TDE: What’s next for you on your digital roadmap?

Jessica Gibson-Conlon: The rollout of McNellie’s Passport! The popularity of the Thanx platform spread to other local businesses inside and out of our industry, prompting us to take the leap toward our own app powered by Thanx. We’re currently days away from its launch and are tremendously excited about the capabilities.

All the benefits of the Thanx program will be migrated into our own app. We’re aiming to keep the launch/rollover as seamless as possible for existing users, then incorporate new features (in-app purchases, online ordering, direct messaging/newsletters, and whatever the future throws at us) into one tidy, neat place that keeps us more in touch with our guests than ever before.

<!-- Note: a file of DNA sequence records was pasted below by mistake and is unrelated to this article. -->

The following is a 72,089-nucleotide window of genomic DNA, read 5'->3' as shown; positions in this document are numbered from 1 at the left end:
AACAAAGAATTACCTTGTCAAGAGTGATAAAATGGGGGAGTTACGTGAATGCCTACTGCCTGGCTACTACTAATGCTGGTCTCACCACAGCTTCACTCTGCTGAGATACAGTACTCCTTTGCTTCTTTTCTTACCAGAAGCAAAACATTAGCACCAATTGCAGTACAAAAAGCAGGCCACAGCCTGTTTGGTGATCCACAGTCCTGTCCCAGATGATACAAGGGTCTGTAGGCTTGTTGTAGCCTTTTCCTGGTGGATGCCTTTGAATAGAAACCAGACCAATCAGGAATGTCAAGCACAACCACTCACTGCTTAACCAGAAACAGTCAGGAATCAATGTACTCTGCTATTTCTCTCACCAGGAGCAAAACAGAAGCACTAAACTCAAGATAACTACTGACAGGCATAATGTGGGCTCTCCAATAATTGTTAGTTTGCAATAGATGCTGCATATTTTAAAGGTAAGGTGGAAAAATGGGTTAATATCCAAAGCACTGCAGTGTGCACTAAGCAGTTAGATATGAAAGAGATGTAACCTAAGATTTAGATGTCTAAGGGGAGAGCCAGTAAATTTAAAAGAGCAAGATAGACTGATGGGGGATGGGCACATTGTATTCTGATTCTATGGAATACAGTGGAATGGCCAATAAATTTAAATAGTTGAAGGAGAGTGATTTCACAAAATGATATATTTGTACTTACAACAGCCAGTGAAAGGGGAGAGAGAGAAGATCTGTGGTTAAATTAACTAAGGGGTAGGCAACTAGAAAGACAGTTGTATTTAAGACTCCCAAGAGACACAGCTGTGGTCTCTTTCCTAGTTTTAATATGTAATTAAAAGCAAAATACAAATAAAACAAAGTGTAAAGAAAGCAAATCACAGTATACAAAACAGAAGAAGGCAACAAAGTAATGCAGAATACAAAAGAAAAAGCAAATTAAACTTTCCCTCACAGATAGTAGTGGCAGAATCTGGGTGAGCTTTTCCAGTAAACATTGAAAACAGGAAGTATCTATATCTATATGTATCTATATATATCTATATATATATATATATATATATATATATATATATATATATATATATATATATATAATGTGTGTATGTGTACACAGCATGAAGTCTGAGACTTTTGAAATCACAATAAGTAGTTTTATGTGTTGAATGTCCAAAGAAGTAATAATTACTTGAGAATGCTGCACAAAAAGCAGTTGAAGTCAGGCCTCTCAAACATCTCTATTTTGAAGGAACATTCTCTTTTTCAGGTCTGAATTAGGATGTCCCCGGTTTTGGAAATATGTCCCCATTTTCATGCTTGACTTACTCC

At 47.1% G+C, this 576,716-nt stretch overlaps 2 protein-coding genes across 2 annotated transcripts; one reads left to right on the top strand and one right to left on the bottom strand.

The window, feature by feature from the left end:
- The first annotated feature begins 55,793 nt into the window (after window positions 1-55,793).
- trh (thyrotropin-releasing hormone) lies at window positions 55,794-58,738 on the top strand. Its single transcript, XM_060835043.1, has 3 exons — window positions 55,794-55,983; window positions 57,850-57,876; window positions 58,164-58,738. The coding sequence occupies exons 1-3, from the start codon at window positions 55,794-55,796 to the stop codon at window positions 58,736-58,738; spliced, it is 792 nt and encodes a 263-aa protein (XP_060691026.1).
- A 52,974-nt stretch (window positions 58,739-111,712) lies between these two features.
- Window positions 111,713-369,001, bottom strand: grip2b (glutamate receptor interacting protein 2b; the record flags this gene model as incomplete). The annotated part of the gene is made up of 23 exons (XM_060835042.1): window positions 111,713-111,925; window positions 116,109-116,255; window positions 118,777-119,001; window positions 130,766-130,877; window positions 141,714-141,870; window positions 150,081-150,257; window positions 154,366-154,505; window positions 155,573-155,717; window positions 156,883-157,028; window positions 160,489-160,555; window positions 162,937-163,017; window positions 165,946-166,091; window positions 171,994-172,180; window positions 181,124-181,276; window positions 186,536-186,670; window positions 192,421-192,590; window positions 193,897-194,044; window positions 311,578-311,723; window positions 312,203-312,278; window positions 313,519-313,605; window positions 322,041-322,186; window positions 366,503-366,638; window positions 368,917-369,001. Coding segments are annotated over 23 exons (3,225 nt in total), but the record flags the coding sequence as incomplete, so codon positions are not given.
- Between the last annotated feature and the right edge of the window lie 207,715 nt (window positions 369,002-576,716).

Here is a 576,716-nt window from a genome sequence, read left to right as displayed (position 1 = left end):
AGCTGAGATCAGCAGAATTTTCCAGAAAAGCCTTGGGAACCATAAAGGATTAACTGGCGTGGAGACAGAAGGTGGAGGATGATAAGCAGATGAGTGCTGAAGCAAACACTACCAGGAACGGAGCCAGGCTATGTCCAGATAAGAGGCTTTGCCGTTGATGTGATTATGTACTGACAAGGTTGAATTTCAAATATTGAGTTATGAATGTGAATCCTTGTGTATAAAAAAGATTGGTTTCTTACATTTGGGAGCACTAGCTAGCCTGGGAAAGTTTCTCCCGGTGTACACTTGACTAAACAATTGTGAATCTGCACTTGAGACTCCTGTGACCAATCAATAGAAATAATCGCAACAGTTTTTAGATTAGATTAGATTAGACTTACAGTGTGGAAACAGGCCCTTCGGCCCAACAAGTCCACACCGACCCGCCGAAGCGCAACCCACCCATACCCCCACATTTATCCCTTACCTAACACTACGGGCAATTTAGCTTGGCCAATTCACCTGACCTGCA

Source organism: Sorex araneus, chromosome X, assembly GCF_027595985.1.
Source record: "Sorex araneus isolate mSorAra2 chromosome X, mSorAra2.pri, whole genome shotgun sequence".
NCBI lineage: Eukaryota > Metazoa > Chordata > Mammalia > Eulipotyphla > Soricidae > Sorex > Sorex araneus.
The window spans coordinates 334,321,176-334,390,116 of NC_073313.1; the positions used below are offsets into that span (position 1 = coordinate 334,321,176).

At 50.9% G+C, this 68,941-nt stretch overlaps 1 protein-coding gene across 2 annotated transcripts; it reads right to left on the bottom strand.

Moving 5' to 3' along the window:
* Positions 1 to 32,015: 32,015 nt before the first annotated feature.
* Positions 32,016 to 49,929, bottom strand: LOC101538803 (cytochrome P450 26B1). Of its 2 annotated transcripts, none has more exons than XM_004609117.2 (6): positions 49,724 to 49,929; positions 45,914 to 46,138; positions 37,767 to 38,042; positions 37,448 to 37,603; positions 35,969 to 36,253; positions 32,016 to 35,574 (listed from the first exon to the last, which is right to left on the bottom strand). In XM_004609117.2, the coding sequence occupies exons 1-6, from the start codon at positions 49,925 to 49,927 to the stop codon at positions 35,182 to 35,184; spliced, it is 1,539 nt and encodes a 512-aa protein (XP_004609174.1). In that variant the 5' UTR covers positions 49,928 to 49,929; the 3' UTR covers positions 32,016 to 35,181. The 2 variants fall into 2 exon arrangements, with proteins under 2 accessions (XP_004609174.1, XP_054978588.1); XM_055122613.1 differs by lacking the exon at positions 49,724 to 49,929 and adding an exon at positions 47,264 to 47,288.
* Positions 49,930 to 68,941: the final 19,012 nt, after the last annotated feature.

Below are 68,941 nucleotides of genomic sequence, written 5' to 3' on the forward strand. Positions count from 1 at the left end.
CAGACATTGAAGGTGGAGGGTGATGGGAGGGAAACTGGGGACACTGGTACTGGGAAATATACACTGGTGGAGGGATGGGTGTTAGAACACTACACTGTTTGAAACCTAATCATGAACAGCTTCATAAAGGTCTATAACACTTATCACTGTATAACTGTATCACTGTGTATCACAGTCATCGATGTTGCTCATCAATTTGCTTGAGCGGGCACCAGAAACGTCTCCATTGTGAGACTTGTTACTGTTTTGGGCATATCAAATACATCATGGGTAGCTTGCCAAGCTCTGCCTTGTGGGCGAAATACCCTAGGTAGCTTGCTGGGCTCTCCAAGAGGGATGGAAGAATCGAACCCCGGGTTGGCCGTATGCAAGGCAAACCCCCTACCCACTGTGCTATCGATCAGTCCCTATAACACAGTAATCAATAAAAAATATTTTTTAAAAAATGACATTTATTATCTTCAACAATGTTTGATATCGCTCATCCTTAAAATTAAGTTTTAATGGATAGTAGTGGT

TDE: What’s your go to resource – websites, newsletters, any other – that you use to stay in touch with the explosive changes happening in the digital space?

Jessica Gibson-Conlon: I’m admittedly a tech slow-poke! Explosive technology is fun to read about in The Digital Enterprise, Wired or TechCrunch, but our market leans toward practicality. Knowing those tides can change quickly, our executives opt for WSJ, Harvard Business Review, and National Restaurant Association publications. I follow a few thought leaders (like Zach Goldstein) on LinkedIn to stay in touch with the bigger picture. If a trend makes it into Eater, The Morning Brew, or The Skimm, it’s probably headed our way. I’m especially fond of HBR, which offers management perspective on tech trends I can picture our managers putting to use.